Injecting molecules from a sea slug that received tail shocks into one that didn’t made the recipient animal behave more cautiously.
Brazilian officials are trying to determine whether the transformational fossil find was exported illegally from the country.
August 5, 2015|
IMAGE - DAVID MARTILL, UNIVERSITY OF PORTSMOUTHLast month (July 23), researchers reported finding what some are calling the missing evolutionary link between lizards and snakes—a fossil that appeared to be an ancestral snake species that had four rudimentary legs. But now that same fossil, which was originally unearthed from a geological formation in Brazil and was rediscovered in a German museum, has sparked an investigation by Brazilian officials seeking to trace the find’s provenance. “We will formalize a request for investigation with the Brazilian Federal Police, in order to ascertain how this fossil specimen left Brazil,” Felipe Chaves, head of the fossil division of the Brazilian National Department of Mineral Production, told Nature. “We know some details that merit being investigated.”
Paleobiologist David Martill from the University of Portsmouth in the U.K. found the four-legged snake fossil in Solnhofen, Germany’s Bürgermeister Müller Museum in 2012; the relic was apparently stored in the museum collections for decades. Turns out, it may have been taken illegally from Brazil as the country made it a crime to sell or export fossils without government permission in 1942.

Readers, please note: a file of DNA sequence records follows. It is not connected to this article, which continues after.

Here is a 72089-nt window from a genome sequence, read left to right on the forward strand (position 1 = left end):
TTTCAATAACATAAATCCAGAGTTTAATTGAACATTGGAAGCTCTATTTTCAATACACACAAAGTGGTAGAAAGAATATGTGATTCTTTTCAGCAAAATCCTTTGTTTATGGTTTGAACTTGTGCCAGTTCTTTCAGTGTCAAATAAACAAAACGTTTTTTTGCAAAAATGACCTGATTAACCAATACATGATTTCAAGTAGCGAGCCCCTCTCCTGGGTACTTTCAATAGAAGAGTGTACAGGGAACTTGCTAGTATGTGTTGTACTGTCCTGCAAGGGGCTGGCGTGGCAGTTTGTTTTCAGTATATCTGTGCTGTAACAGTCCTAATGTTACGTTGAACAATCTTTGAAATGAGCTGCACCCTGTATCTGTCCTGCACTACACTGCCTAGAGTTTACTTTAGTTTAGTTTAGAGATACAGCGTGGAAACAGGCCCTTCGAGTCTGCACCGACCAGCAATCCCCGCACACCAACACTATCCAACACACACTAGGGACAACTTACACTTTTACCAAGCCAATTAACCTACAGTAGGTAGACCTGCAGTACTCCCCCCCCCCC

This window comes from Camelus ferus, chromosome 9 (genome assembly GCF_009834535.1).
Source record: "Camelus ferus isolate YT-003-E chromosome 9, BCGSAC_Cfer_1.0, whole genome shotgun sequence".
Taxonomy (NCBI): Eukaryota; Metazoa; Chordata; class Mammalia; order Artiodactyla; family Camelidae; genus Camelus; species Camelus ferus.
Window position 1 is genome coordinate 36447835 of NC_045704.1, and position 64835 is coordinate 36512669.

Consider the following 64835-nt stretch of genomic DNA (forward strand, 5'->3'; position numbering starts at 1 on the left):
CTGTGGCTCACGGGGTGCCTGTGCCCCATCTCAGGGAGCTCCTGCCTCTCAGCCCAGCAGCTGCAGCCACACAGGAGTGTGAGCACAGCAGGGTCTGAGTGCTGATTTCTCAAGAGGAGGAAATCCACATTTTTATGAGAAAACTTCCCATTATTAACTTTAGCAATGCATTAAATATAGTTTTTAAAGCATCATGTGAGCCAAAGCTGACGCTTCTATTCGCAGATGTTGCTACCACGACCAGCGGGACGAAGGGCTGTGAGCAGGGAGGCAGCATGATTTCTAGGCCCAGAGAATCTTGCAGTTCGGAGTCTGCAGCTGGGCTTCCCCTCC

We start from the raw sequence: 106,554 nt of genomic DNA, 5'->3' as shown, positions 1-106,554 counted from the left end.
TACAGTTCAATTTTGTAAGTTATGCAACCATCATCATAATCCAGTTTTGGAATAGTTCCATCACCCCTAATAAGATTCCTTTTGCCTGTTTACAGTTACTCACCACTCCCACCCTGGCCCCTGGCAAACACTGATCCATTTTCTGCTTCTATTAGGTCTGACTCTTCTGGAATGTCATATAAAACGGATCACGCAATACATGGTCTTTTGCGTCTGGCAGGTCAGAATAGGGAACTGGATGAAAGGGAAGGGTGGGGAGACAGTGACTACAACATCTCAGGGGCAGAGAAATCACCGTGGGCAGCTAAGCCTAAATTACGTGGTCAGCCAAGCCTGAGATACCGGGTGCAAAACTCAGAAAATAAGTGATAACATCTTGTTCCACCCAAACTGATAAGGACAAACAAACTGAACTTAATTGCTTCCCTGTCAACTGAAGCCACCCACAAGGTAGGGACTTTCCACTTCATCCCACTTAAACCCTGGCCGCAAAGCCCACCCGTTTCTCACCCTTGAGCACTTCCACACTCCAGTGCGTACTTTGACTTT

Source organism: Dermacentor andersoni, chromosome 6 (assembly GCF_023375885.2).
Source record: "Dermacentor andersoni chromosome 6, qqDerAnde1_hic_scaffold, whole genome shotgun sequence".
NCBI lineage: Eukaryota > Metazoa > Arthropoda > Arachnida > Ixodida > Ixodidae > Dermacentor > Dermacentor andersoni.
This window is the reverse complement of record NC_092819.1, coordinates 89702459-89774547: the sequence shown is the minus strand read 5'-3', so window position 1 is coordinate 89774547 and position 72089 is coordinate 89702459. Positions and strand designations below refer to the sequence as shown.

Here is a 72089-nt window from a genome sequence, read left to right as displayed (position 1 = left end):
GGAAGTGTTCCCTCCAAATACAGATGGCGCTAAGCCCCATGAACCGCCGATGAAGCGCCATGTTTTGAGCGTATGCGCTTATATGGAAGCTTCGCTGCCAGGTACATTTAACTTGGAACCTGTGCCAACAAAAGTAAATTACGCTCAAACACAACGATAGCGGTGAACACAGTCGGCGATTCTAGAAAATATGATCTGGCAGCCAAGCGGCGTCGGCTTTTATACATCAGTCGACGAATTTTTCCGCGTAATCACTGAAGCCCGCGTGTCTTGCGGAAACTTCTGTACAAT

The case points up a lingering issue involving the legality of myriad fossils from across the globe that scientists study every day. Martill, for one, says that researchers should be left out of the legal messes that these fossils may stir up. “It is a bit distracting if scientists have to mess about with the legality of fossils before they study them,” he told Nature. “I see thousands of fossils every year from all over the planet. I am not going to write to the governments of all those countries just to check each and every fossil.”
But others in the field maintain that researchers studying fossils do have a responsibility to check on the legality of their finds. “From what I have seen, [Martill and his colleagues] should not have published the paper,” James Clark, a paleontologist at the George Washington University in Washington, DC, told Nature.
The journals that publish paleontological research are similarly split on the issue. Science, which published Martill’s four-legged snake paper, does not specifically require that fossils at the heart of such papers are obtained legally. Neither does Nature. But Cretaceous Research states that fossils of uncertain provenance will not be accepted for publication, Nature reported.
Martill added that all of the legal wrangling can be distracting to researchers trying to solve millennia-old evolutionary mysteries. “It is my feeling that the lawyers and embassies should fight it out amongst themselves and just let the scientists get on with plying their trade,” he told Nature. “I don't care a jot where the specimen is . . . so long as it is in a safe and accessible place for future scientists to research it.”